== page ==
Ask: systems should be established in each clinic that identify the smoking status of each patient and that communicate this status to physicians.
Advise: a personalized, open, and reflective patient-centered discussion should be provided on how smoking cessation can help patients achieve their goals.
Assess: it should be determined whether patients are ready to consider attempting to quit and, if ready, how confident they are about success.
Assist: for those not yet ready to attempt quitting, communication lines should be kept open for motivational messages, to let them know help is available when they are ready. For those who are ready, a menu of available pharmacotherapy and counseling options should be provided. First-line pharmacotherapy doubles the success rate of a quit attempt.
Arrange follow-up: patients should be connected with a counseling follow-up within a week of their quit date. This can be with a telephone counseling quit line, with face-to-face group or individual counseling, or with return clinic visits or telephone calls from the clinic.
Cigarette smoking is the most common cause of preventable death and disease. Physicians and other healthcare professionals should play a central role in motivating and assisting patients who smoke to quit. Physicians are a credible and trusted source of advice to quit, have opportunities to provide this message to most smokers, and can connect patients to cessation counseling and pharmacotherapy. These actions are economical and effective at increasing cessation rates.
History and exam
Key diagnostic factors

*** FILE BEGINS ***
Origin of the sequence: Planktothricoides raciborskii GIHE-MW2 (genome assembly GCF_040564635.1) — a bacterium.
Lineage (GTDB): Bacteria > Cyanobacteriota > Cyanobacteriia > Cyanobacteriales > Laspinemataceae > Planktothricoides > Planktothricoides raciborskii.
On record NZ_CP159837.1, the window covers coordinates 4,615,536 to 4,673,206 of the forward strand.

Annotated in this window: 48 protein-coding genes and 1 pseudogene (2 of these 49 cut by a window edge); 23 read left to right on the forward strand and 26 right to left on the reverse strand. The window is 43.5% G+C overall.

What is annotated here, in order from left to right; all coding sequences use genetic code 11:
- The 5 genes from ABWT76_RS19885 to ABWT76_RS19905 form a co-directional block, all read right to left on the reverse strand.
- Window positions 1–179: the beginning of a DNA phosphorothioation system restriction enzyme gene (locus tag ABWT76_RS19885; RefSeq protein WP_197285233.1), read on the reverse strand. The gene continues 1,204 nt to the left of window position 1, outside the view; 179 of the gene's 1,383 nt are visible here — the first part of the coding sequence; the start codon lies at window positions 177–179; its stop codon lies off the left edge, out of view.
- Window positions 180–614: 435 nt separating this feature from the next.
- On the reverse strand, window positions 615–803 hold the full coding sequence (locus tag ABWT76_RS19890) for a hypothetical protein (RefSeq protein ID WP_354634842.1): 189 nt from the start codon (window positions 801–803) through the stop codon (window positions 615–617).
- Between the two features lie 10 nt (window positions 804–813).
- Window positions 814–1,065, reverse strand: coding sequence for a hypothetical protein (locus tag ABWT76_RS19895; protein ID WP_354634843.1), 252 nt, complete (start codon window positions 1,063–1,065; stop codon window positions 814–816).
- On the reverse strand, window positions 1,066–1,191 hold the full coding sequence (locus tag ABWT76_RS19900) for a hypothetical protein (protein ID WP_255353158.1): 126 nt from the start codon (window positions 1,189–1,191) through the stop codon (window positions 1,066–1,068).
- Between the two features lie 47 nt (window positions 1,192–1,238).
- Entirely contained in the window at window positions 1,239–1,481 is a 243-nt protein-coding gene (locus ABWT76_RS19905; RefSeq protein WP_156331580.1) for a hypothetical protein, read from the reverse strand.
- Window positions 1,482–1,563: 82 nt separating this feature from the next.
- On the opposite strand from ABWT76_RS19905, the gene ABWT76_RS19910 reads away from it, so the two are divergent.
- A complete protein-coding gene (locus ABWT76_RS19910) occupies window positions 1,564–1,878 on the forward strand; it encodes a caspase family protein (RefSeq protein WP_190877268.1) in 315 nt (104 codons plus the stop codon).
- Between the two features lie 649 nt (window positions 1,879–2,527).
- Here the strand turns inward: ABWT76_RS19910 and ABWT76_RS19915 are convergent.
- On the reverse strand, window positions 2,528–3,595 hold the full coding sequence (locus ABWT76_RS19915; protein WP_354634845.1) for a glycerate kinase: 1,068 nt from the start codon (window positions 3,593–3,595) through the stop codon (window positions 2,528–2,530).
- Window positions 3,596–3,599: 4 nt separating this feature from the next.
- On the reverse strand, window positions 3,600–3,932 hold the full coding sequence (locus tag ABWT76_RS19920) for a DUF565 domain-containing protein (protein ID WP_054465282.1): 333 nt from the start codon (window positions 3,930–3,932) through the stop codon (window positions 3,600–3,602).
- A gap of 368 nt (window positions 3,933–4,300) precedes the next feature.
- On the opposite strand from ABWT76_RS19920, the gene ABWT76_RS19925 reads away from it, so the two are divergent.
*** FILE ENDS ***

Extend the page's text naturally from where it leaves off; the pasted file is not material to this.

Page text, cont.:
- number of cigarettes per day
- time to first cigarette (TTFC) ≤30 minutes or >30 minutes
- polysubstance abuse
- smokeless tobacco user
- seizure disorder
- pregnancy or breastfeeding
Other diagnostic factors
- history of depression
- history of schizophrenia
- unstable cardiac disease
- ventricular arrhythmia
- temporomandibular joint or dental disorder
- smokeless tobacco user
1st investigations to order
- no tests required
hospitalized active smokers
active smokers ready to quit: adults (no pregnancy, breastfeeding, depression, or polysubstance abuse)
active smokers ready to quit: pregnant/breastfeeding women, adolescents
active smokers ready to quit: depression and smoking cessation
active smokers ready to quit: polysubstance abuse and smoking cessation
active smokers not ready to quit
smokeless tobacco users
- Polysubstance abuse
- NCCN clinical practice guidelines in oncology: smoking cessation
- Integrating tobacco interventions into daily practice
Quitting smokingMore Patient leaflets
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